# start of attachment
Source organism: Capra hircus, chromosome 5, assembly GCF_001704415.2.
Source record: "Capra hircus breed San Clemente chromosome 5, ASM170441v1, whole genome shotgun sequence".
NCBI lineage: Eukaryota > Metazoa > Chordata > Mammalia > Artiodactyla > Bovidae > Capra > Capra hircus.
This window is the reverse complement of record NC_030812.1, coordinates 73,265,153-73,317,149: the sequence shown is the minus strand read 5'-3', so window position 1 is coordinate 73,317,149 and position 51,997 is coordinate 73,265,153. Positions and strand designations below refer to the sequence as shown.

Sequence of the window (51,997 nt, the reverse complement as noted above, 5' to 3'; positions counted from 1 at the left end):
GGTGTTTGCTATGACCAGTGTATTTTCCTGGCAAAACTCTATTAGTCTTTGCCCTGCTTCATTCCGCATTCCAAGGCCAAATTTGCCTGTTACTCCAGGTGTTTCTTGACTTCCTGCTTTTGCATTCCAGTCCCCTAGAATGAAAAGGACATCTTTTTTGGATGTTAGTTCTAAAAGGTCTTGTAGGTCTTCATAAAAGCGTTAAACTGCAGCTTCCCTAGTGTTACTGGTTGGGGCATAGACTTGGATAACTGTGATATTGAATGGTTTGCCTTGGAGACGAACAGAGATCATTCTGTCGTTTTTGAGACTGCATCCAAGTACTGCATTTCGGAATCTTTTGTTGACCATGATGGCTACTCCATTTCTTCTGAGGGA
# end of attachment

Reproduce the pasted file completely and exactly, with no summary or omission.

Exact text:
Source organism: Capra hircus, chromosome 5, assembly GCF_001704415.2.
Source record: "Capra hircus breed San Clemente chromosome 5, ASM170441v1, whole genome shotgun sequence".
NCBI lineage: Eukaryota > Metazoa > Chordata > Mammalia > Artiodactyla > Bovidae > Capra > Capra hircus.
This window is the reverse complement of record NC_030812.1, coordinates 73,265,153-73,317,149: the sequence shown is the minus strand read 5'-3', so window position 1 is coordinate 73,317,149 and position 51,997 is coordinate 73,265,153. Positions and strand designations below refer to the sequence as shown.

Sequence of the window (51,997 nt, the reverse complement as noted above, 5' to 3'; positions counted from 1 at the left end):
GGTGTTTGCTATGACCAGTGTATTTTCCTGGCAAAACTCTATTAGTCTTTGCCCTGCTTCATTCCGCATTCCAAGGCCAAATTTGCCTGTTACTCCAGGTGTTTCTTGACTTCCTGCTTTTGCATTCCAGTCCCCTAGAATGAAAAGGACATCTTTTTTGGATGTTAGTTCTAAAAGGTCTTGTAGGTCTTCATAAAAGCGTTAAACTGCAGCTTCCCTAGTGTTACTGGTTGGGGCATAGACTTGGATAACTGTGATATTGAATGGTTTGCCTTGGAGACGAACAGAGATCATTCTGTCGTTTTTGAGACTGCATCCAAGTACTGCATTTCGGAATCTTTTGTTGACCATGATGGCTACTCCATTTCTTCTGAGGGA